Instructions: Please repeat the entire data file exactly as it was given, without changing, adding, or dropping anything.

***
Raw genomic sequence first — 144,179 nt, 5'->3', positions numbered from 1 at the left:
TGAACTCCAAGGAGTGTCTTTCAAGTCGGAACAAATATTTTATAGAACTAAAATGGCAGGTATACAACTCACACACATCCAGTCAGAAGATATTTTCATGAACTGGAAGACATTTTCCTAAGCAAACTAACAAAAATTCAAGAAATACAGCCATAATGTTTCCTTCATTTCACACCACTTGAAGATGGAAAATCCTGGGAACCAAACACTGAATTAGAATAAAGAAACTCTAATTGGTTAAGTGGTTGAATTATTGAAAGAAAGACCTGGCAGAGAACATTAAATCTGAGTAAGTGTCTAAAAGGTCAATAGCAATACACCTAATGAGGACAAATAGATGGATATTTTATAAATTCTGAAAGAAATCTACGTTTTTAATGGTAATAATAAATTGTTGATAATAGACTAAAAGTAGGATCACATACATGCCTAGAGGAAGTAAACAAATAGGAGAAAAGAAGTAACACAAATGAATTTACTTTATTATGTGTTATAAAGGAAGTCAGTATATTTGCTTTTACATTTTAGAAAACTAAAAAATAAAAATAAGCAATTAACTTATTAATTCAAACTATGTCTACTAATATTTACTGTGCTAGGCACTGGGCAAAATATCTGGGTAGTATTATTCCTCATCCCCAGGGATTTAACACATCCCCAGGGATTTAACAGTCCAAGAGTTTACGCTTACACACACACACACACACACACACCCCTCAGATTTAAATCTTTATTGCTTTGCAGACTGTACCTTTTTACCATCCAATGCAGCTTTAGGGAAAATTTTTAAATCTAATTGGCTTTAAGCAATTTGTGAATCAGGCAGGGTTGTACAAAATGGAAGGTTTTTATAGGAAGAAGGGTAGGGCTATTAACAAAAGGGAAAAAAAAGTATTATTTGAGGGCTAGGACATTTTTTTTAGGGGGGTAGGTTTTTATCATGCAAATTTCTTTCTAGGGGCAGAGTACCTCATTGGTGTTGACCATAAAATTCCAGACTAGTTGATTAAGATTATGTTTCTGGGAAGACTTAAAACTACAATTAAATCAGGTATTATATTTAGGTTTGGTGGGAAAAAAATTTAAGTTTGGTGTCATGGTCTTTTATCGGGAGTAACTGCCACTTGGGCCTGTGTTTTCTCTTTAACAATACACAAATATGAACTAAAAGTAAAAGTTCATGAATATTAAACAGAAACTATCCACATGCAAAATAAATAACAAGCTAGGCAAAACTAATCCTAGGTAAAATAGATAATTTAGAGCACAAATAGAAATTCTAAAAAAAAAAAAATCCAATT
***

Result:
Raw genomic sequence first — 144,179 nt, 5'->3', positions numbered from 1 at the left:
TGAACTCCAAGGAGTGTCTTTCAAGTCGGAACAAATATTTTATAGAACTAAAATGGCAGGTATACAACTCACACACATCCAGTCAGAAGATATTTTCATGAACTGGAAGACATTTTCCTAAGCAAACTAACAAAAATTCAAGAAATACAGCCATAATGTTTCCTTCATTTCACACCACTTGAAGATGGAAAATCCTGGGAACCAAACACTGAATTAGAATAAAGAAACTCTAATTGGTTAAGTGGTTGAATTATTGAAAGAAAGACCTGGCAGAGAACATTAAATCTGAGTAAGTGTCTAAAAGGTCAATAGCAATACACCTAATGAGGACAAATAGATGGATATTTTATAAATTCTGAAAGAAATCTACGTTTTTAATGGTAATAATAAATTGTTGATAATAGACTAAAAGTAGGATCACATACATGCCTAGAGGAAGTAAACAAATAGGAGAAAAGAAGTAACACAAATGAATTTACTTTATTATGTGTTATAAAGGAAGTCAGTATATTTGCTTTTACATTTTAGAAAACTAAAAAATAAAAATAAGCAATTAACTTATTAATTCAAACTATGTCTACTAATATTTACTGTGCTAGGCACTGGGCAAAATATCTGGGTAGTATTATTCCTCATCCCCAGGGATTTAACACATCCCCAGGGATTTAACAGTCCAAGAGTTTACGCTTACACACACACACACACACACACACCCCTCAGATTTAAATCTTTATTGCTTTGCAGACTGTACCTTTTTACCATCCAATGCAGCTTTAGGGAAAATTTTTAAATCTAATTGGCTTTAAGCAATTTGTGAATCAGGCAGGGTTGTACAAAATGGAAGGTTTTTATAGGAAGAAGGGTAGGGCTATTAACAAAAGGGAAAAAAAAGTATTATTTGAGGGCTAGGACATTTTTTTTAGGGGGGTAGGTTTTTATCATGCAAATTTCTTTCTAGGGGCAGAGTACCTCATTGGTGTTGACCATAAAATTCCAGACTAGTTGATTAAGATTATGTTTCTGGGAAGACTTAAAACTACAATTAAATCAGGTATTATATTTAGGTTTGGTGGGAAAAAAATTTAAGTTTGGTGTCATGGTCTTTTATCGGGAGTAACTGCCACTTGGGCCTGTGTTTTCTCTTTAACAATACACAAATATGAACTAAAAGTAAAAGTTCATGAATATTAAACAGAAACTATCCACATGCAAAATAAATAACAAGCTAGGCAAAACTAATCCTAGGTAAAATAGATAATTTAGAGCACAAATAGAAATTCTAAAAAAAAAAAAATCCAATT